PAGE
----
The Hierarchy of Needs Model tries to explain human motivation and behaviour. The model theorises that people are motivated and driven by some general needs that are sought satisfied. Abraham Maslow assumed that all humans have emotions, desires, needs, and wants. To get what we need and want we must act, therefore humans will be motivated to take actions that will satisfy requirements and desires. By examining the needs of a respective employee etc., managers may use this information to stimulate his or her employee.

It is theorised that these human needs can coexist, especially the top needs, and that humans may have several requirements at the same time. However, Abraham Maslow argues that the lower needs, such as physiological needs, must be met before humans will strive for the satisfaction of other obligations in life.

Abraham Maslow classified the basic needs of humans into five groups calling it the Hierarchy of Needs:

Physiological needs

These needs are essential requirements for survival, e.g., food, water and shelter.

Safety needs

The needs for safety could be general safety and security of home and family, order and stability of the surrounding environment.

Belongingness and love needs

This need concerns the human need for social belongingness and social needs. Requirements in this category could be love, affection and a sense of belonging to groups.

Esteem needs

Esteem needs could be a desire for reputation and prestige, social status, fame and glory, dominance, recognition, attention, importance, dignity, or appreciation. Humans will, therefore, be motivated to get these needs covered, which will potentially motivate them in, e.g. a job context.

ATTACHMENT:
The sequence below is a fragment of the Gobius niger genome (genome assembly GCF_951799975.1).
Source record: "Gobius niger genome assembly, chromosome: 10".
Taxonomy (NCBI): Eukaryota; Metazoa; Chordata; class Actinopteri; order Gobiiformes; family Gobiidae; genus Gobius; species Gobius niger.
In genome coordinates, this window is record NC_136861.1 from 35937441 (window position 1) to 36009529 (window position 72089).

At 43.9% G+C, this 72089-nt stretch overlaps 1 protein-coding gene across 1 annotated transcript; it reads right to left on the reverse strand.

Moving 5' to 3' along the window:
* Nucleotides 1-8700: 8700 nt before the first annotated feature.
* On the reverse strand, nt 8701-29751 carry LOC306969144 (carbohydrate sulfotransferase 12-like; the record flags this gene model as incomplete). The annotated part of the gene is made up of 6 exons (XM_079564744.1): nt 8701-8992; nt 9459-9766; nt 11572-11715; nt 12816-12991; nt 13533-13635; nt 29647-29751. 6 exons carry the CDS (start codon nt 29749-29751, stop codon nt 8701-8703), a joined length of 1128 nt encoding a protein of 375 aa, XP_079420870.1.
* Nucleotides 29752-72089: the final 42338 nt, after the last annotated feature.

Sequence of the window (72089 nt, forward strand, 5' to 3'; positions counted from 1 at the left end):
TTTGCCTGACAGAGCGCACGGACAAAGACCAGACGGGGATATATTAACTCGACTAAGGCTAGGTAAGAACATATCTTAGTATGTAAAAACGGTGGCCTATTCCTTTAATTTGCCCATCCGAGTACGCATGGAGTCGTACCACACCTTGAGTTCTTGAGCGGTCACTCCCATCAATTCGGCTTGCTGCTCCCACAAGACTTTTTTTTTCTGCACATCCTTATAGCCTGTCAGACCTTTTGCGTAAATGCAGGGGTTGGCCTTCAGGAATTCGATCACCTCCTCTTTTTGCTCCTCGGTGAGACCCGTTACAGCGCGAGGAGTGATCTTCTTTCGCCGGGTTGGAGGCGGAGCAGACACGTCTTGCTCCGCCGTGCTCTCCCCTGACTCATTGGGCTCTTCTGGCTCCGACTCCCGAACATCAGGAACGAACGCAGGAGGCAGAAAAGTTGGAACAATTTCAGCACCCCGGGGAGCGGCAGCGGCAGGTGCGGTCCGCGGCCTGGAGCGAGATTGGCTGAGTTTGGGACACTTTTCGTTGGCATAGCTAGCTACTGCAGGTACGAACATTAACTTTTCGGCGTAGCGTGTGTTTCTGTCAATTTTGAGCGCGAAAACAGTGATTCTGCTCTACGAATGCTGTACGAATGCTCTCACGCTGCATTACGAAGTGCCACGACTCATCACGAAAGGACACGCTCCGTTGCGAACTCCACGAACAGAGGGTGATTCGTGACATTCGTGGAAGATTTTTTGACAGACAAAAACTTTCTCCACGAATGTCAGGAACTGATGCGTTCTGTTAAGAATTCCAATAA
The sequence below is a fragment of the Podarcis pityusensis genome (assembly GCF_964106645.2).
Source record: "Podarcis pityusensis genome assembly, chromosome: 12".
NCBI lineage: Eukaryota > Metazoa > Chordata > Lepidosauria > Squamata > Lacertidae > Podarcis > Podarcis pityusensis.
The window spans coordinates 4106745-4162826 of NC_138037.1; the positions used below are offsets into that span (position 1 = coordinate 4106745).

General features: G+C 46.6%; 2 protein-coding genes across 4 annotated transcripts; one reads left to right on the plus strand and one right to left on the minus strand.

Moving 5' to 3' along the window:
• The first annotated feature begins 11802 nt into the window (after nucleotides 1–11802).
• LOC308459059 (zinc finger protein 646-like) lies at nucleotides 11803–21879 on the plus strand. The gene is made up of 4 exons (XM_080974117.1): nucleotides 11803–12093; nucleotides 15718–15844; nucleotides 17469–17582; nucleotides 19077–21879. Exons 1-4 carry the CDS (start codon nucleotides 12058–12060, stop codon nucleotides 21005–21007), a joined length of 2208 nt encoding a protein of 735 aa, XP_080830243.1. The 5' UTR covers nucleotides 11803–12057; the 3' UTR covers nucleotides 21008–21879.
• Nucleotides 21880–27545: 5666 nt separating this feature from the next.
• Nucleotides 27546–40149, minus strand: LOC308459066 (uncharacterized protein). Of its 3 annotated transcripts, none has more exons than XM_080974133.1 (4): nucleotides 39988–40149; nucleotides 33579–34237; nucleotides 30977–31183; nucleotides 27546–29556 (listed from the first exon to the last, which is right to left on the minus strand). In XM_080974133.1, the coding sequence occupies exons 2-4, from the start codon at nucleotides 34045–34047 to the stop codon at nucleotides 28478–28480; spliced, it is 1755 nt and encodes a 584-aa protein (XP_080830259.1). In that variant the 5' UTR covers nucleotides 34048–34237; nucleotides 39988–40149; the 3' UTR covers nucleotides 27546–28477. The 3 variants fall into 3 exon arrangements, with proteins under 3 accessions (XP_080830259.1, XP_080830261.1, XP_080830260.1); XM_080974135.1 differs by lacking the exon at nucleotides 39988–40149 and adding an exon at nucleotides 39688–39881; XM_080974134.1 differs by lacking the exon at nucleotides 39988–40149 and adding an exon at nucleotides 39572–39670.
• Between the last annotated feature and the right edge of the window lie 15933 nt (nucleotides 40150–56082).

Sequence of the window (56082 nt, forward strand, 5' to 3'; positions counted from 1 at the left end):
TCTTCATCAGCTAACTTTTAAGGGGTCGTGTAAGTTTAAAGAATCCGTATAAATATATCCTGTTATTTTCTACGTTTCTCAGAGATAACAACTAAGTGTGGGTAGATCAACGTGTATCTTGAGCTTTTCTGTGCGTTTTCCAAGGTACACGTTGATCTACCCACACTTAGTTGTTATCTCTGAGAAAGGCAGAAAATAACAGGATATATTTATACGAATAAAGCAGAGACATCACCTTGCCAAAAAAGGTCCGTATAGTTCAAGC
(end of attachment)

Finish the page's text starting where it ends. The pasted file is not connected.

Self-actualisation needs

When all other requirements are satisfied, humans will potentially pursue self-actualisation needs. This need is the highest of all needs and is seen as the final stage of human need accomplishment.

The Hierarchy of Needs Model is a standard tool to diagnose human motivation, but it may not generally apply to a non-western mindset. People coming from other parts of the world may not be motivated by the same factors, or may not have the same need for, e.g. esteem or self-actualisation.

This problem is elaborated by Nevis (1983), who conducted an analysis of the Chinese workforce. This analysis concluded that Chinese people may have a different hierarchy of needs than most Western and American employees.

This hierarchy of needs is often used to describe employee satisfaction and motivation, but it can potentially also describe motivational factors within consumer purchase processes.